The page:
ATC SCM19 review

Best standmounter £1500+, Awards 2016. Partnered with a suitably powerful amp, the SCM19s wow you with a dynamic, detailed and rhythmic sound...

What Hi-Fi? Verdict

If you value insight and honesty above all else, these speakers are a terrific buy


  • +

    Honest and insightful sound

  • +

    Impressive dynamics

  • +

    Composure at higher volume levels

  • +

    Crisp rhythmic drive

  • +

    Rock-solid build

  • +

    Impressive drive-unit engineering


  • -

    Metal grilles look less than classy

Why you can trust What Hi-Fi? Our expert team reviews products in dedicated test rooms, to help you make the best choice for your budget. Find out more about how we test.

Regular readers will know we’re big fans of ATC’s £1200 standmounters, the SCM11s. They’re multiple Award-winners, and continue to set the standard at their price. When it comes to insight and honesty we haven’t heard any better.

ATC has expanded on the formula and come up with the SCM19s.

The nicely made sealed-box cabinet of the ’11s has grown in volume to 19 litres – ATC’s model numbers refer to the internal volume of its speakers – and the mid/bass driver changes to the company’s highly developed 15cm unit. This driver has served in the brand’s premium standmounters for years.


This mid/bass really is something unusual. It uses a cone made of doped polyester weave onto which a 75mm dome is grafted in a bid to improve the unit’s performance at the integration point.

Take one of these drivers out of the 19s and you’ll find it’s a heavily engineered unit with a huge magnet assembly. It weighs-in at a hefty 9kg, accounting for almost half the weight of the speaker.

The big news isn’t the mid/bass though. That honour belongs to the new tweeter (shown above). This 25mm soft dome has been in development for years and is made in-house – quite an accomplishment for such a small company.

Most rivals buy off-the-shelf options from OEM drive unit suppliers. The two drivers cross over at an entirely conventional 2.5kHz.

While the SCM19s aren’t hard speakers to drive they really do excel with quality amplifiers that have a bit of poke. Sensitivity is below average at 85dB/W/m, which tends to reinforce this impression.

We got great results with Burmester’s 032, Rega’s Elicit-R as well as our reference Bryston BP26/4B SST2 pre/power combination.


The gentle curve of the cabinet (seen from above) gives it a distinctive appearance

The gentle curve of the cabinet (seen from above) gives it a distinctive appearance

Given a day to settle, these standmounters turn in a great performance. We start off listening to a CD-rip of Clair De Lune from our reference Naim NDS/555PS streamer and are impressed by what we hear.

There’s a clear sense of how large the recording venue is, the SCM19s picking up the subtle acoustic clues that allow us to perceive that size. Piano notes are delivered with solidity and finesse.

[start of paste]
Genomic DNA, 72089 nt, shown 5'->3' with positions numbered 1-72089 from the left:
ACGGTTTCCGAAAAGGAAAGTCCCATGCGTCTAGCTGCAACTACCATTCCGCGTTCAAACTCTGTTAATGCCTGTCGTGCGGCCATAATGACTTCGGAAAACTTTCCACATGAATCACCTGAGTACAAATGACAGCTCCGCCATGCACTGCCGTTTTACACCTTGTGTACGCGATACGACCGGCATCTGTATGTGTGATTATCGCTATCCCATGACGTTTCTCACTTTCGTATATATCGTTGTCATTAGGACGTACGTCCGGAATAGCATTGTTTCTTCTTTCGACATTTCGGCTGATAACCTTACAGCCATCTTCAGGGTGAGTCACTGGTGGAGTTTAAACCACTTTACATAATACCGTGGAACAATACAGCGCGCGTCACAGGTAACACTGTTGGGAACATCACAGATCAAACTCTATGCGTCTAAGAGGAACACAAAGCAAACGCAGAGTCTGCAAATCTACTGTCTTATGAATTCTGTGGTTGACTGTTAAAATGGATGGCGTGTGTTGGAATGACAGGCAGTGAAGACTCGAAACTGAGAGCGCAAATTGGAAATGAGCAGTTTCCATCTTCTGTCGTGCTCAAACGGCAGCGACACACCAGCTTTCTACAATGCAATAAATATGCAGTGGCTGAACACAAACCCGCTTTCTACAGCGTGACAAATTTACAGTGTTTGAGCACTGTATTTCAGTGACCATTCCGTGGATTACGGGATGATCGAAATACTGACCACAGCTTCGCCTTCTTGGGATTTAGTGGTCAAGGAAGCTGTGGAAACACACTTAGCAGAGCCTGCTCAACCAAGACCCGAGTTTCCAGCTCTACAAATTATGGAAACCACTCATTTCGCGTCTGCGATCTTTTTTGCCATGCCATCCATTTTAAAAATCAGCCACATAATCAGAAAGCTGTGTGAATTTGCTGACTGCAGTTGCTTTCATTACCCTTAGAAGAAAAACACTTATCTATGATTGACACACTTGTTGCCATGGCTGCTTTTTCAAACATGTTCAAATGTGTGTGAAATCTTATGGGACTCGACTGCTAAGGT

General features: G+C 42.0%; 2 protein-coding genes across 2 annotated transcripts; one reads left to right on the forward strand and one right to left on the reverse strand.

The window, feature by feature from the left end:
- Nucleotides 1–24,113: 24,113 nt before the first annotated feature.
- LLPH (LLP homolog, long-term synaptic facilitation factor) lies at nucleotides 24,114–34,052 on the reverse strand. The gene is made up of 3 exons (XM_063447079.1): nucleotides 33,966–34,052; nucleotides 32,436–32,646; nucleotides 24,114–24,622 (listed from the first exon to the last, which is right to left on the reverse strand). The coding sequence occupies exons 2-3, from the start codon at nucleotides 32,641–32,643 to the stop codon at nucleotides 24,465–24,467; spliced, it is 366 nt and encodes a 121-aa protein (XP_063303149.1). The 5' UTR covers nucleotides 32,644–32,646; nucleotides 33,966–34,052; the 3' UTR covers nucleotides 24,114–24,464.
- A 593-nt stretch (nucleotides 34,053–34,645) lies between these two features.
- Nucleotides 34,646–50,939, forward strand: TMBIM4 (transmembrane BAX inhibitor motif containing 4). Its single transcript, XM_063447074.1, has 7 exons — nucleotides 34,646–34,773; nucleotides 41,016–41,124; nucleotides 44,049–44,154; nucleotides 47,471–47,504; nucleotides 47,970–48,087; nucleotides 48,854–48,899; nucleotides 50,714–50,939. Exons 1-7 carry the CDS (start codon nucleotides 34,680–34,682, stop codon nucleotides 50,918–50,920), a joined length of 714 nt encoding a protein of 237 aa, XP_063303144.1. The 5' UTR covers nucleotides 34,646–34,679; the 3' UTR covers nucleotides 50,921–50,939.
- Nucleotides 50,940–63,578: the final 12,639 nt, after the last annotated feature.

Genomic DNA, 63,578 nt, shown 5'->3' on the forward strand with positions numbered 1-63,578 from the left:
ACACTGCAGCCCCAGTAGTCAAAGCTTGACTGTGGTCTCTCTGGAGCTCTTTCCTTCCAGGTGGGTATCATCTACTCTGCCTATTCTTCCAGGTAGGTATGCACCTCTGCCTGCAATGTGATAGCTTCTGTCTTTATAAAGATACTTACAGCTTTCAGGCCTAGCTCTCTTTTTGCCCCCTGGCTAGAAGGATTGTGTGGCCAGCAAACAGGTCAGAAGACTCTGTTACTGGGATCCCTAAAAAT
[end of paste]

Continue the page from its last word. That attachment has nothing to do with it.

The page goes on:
We’re struck by the layers of harmonics the speakers resolve and the natural way these standmounters render the varying intensity of the keystrokes.

The leadings and trailing edges of notes are crisply defined without sounding artificially hyped. These speakers really sound right at home here, delivering a presentation that’s as convincing tonally as it is spellbinding dynamically.

Twin binding posts allow biamping or biwiring if required.

Twin binding posts allow biamping or biwiring if required.

Those dynamic skills come into even sharper focus when we play Tchaikovsky’s 1812 Overture. These ATCs have no trouble delivering the piece’s crescendos with power, even at very high volume levels. There’s an impressive degree of composure here, the monitors refusing to compress or harden up even when pushed hard.

We also like the SCM19s’ ability to render a large-scale soundstage and populate it with well-focused instruments. Things stay stable even as the piece’s complexity increases.

Moving onto Prince’s Love shows that these boxes like to party too. They deliver the song’s relentless rhythmic momentum with enthusiasm. The bass kicks hard while the drum machines attack with determination.

Prince’s vocals are handled in a crisp and articulate manner, but they also lack nothing in terms of body or natural warmth.


These ATCs are highly analytical yet never sound clinical or passionless, and are transparent to the original recording and system electronics. Buy with confidence.

Buy the ATC SCM19 here

read all our ATC reviews

What Hi-Fi?

What Hi-Fi?, founded in 1976, is the world's leading independent guide to buying and owning hi-fi and home entertainment products. Our comprehensive tests help you buy the very best for your money, with our advice sections giving you step-by-step information on how to get even more from your music and movies. Everything is tested by our dedicated team of in-house reviewers in our custom-built test rooms in London, Reading and Bath. Our coveted five-star rating and Awards are recognised all over the world as the ultimate seal of approval, so you can buy with absolute confidence.

Read more about how we test